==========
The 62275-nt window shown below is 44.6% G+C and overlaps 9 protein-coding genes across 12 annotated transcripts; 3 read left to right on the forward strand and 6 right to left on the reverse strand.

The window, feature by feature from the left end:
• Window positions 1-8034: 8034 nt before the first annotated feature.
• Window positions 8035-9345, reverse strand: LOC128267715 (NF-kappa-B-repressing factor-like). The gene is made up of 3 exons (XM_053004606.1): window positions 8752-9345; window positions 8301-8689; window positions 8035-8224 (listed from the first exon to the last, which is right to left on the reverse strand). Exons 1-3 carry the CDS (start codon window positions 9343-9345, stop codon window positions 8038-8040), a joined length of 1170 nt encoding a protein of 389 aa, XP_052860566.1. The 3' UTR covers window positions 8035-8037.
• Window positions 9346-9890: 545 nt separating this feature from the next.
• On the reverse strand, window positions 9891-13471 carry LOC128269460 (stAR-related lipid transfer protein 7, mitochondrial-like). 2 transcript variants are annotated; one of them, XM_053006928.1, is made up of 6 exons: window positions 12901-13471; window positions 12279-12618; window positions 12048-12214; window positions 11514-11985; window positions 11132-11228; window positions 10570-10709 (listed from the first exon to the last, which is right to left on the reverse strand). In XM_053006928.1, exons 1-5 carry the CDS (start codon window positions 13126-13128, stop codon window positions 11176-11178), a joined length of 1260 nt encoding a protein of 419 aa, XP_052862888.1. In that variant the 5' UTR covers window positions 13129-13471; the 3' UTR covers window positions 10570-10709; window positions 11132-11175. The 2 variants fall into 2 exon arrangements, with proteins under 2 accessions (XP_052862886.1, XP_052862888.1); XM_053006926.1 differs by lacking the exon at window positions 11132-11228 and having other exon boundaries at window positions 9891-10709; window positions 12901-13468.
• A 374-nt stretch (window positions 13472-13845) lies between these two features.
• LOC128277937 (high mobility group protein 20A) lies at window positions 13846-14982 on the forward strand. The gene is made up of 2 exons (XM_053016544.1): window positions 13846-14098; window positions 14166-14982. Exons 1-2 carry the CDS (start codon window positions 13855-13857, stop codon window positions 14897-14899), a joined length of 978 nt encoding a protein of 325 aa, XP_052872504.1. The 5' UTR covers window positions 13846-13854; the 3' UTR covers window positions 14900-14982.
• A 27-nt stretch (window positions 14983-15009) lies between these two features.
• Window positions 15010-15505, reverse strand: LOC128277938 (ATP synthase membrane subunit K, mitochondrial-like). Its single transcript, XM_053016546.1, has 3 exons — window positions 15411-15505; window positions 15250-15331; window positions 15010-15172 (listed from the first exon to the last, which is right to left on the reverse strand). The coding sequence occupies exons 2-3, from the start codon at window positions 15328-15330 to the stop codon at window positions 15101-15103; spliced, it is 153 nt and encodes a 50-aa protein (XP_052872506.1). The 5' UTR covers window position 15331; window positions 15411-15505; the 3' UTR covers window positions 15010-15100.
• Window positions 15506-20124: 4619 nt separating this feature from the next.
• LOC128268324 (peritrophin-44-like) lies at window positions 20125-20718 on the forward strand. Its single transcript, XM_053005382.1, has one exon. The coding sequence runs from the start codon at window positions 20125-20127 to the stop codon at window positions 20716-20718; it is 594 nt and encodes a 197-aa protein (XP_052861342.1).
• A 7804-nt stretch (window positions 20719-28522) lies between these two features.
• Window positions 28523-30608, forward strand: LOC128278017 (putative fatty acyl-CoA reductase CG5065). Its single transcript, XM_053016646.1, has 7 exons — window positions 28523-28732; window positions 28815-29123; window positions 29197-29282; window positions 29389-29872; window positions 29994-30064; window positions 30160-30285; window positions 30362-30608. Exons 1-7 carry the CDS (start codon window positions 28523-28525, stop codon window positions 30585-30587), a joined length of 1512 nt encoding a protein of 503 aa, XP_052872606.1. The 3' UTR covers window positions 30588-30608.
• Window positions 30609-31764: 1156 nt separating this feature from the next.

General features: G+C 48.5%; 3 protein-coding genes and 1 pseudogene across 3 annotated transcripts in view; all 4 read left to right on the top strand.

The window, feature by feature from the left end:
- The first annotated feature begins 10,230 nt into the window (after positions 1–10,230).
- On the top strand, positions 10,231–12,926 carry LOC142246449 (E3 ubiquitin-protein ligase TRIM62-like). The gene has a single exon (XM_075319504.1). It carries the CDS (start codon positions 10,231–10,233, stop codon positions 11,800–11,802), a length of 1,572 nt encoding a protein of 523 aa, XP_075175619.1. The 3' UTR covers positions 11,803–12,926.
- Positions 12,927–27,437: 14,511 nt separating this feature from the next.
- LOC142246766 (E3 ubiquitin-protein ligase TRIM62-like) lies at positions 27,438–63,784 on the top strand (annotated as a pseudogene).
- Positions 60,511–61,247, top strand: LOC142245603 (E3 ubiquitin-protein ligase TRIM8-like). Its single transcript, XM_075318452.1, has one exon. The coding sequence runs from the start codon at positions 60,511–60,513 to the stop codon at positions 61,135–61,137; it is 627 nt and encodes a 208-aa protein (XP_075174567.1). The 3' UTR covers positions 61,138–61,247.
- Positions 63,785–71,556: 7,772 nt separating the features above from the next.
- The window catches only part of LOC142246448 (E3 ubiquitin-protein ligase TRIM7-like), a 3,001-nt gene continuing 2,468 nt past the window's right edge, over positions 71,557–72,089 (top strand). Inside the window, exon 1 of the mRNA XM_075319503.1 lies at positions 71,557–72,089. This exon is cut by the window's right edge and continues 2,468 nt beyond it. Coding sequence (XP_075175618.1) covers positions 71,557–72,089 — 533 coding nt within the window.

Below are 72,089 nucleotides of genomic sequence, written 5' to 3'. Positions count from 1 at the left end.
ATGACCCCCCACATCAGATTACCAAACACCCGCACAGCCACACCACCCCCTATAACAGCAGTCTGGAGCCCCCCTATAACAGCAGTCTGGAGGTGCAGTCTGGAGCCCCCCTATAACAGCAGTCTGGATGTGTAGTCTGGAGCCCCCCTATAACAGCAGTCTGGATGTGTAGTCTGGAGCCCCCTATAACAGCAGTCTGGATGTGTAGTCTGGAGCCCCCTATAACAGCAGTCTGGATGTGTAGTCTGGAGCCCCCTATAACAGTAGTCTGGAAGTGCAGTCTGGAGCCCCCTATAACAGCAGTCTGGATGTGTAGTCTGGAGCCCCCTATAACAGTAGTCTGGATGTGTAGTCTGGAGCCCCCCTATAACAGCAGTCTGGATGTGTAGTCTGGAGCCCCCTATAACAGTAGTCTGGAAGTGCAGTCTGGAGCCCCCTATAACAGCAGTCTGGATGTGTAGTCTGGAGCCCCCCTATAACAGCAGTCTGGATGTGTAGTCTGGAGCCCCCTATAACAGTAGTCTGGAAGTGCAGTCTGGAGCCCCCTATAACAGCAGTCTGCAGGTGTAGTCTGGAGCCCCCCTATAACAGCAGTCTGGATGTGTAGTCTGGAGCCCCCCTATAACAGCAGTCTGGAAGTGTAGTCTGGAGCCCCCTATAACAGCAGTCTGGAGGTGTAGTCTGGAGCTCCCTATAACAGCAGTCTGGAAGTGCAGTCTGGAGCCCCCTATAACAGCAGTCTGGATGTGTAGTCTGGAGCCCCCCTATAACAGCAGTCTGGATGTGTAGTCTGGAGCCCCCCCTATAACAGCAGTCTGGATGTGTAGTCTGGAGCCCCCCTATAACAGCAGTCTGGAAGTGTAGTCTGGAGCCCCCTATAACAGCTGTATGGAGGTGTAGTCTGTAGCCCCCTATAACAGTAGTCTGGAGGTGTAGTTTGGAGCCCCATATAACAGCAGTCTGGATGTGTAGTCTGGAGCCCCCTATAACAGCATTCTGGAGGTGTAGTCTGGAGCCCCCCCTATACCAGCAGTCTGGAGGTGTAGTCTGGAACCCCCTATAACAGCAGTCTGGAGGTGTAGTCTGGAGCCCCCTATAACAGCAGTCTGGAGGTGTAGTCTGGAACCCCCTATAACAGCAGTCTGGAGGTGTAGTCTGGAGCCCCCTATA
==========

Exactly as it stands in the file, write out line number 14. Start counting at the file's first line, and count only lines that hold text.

• Window positions 28523-30608, forward strand: LOC128278017 (putative fatty acyl-CoA reductase CG5065). Its single transcript, XM_053016646.1, has 7 exons — window positions 28523-28732; window positions 28815-29123; window positions 29197-29282; window positions 29389-29872; window positions 29994-30064; window positions 30160-30285; window positions 30362-30608. Exons 1-7 carry the CDS (start codon window positions 28523-28525, stop codon window positions 30585-30587), a joined length of 1512 nt encoding a protein of 503 aa, XP_052872606.1. The 3' UTR covers window positions 30588-30608.